Why couldn’t firefighters douse the flames of Notre Dame cathedral?

Joshua Gill, DCNF

  • A Gothic engineering technique used to waterproof the top of Notre Dame cathedral likely made the structure impervious to firefighters’ efforts to douse the flames.
  • The fire destroyed the cathedral’s roof, spire and stained glass windows, and might have also destroyed other priceless Christian relics.
  • The collapse of the cathedral’s vault also endangers the structural integrity of the cathedral’s walls, as it can no longer counter the weight of the flying buttresses. 
(Photo by Stoyan VassevTASS via Getty Images)

Firefighters stood helpless to stem the blaze in Notre Dame cathedral Monday likely because of Gothic engineering techniques that waterproofed the roof, consigning it to destruction.

The roof and spire of Notre Dame were all but doomed to burn once flames began to spread, possibly begun by a renovation accident, because of a Gothic engineering technique used to waterproof the top of the cathedral by placing a lead sheet roof over a wooden truss structure on top of the groin vault that served as the ceiling of the cathedral’s nave, according to Ted Henderson, who has a background in medieval architecture and archaeology.

The wooden truss became highly flammable as it dried over hundreds of years, but was sealed from the outside by the lead sheets, and therefore impervious to firefighters’ efforts to douse the flames with water.

“So the wood catches on fire, and it’s not actually exposed to the outside of the building anywhere,” Henderson told The Daily Caller News Foundation. “In fact, the reason the roof is covered with lead is so water can’t get inside. It’s specifically fireproofed. So when the firemen, you know, arrive on the scene and they’re spraying cathedral with water, it’s running off the sides of the lead roof and can’t access this void where the fire is actually spreading.”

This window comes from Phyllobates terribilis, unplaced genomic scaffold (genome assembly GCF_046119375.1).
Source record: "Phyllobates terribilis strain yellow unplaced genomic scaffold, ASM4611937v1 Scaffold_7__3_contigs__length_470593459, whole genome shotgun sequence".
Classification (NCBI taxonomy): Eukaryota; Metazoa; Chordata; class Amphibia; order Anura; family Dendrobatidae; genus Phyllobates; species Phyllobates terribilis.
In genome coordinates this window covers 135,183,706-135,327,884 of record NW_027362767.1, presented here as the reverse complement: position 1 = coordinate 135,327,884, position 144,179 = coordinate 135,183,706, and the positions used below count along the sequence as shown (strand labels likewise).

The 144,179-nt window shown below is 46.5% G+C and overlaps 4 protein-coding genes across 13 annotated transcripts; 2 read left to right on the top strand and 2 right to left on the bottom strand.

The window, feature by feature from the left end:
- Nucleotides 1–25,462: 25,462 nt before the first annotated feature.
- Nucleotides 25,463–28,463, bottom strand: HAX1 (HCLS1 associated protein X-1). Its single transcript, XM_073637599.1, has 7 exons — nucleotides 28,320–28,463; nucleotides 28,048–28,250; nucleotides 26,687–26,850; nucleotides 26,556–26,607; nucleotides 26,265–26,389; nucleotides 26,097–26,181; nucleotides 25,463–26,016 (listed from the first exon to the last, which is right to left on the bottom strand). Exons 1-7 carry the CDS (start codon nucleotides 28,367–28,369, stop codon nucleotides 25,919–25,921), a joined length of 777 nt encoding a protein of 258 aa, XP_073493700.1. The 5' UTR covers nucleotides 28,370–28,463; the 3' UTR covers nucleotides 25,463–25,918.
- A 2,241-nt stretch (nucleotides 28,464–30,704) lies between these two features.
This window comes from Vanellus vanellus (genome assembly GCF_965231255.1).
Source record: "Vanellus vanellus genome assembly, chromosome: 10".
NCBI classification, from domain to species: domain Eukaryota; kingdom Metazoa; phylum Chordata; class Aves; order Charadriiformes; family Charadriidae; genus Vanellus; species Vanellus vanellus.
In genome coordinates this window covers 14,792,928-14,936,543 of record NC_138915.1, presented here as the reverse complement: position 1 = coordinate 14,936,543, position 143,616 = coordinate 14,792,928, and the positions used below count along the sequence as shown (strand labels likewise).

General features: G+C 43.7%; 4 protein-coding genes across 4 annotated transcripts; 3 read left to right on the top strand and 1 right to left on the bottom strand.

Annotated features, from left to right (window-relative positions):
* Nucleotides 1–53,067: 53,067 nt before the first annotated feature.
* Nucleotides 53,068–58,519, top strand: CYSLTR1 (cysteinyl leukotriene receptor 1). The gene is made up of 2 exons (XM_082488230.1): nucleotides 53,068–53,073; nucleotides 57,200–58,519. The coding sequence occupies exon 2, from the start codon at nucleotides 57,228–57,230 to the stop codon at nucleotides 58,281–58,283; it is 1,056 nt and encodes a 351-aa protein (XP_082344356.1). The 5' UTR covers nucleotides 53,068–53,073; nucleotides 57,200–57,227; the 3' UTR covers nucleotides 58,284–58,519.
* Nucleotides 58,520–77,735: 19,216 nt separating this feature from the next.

(Photo by Michel Stoupak/NurPhoto via Getty Images)

As the fire grows hotter, the lead super-heats and melts, falling down onto the stone vault of the nave, which overloads the vault and causes it to collapse inward, creating an imbalance of weight throughout the entire structure and possibly leading to a total collapse, Henderson said. A number of Gothic cathedrals have suffered near total collapses due to fire throughout history, including The Papal Basilica of St. Paul Outside the Walls, which burnt in 1823 because a workman repairing the lead roof accidentally began a fire.

The walls, however, do stand a chance of remaining upright.

“The best case scenario at this point is you’re going to get a shell, an exterior shell over the building. Maybe with the bell towers still standing,” Henderson told TheDCNF.

(Photo by Stoyan VassevTASS via Getty Images)

While roof, spire and all of the stained glass windows of Notre Dame are tragic losses, Henderson told TheDCNF the fire also endangered one of the most sacred Christian relics in history housed behind the cathedral’s altar — the crown of thorns worn by Christ.

“This is like one of the very, very few relatives that might actually be legitimate and real in the cathedral and almost certainly destroyed,” Henderson said of the crown of thorns. “It sits right behind the altar at the rear of the cathedral. And if you look at the videos right now, the area immediately above it is completely engulfed in flames.”

One French journalist, however, reported the crown of thorns, works of art and the sacraments in Notre Dame were somehow saved from the fire. Further sources have yet to confirm that.

The crown of thorns was kept in Constantinople in the Byzantium empire until Emperor Baldwin II offered it to King Louis IX of France in exchange for hefty financial support of his nearly bankrupt empire. The crown of thorns was considered at the time to be “the most valuable single object on the face of the earth,” according to Henderson.

(Photo by Benoît Moser/BSPP via Getty Images)

The crown of thorns has been in near continuous royal possession since Constantine the Great, with the exception of the time between when it was stolen during the French Revolution and returned.

EDITOR’S NOTE: This article has been updated to clarify Henderson’s background. 

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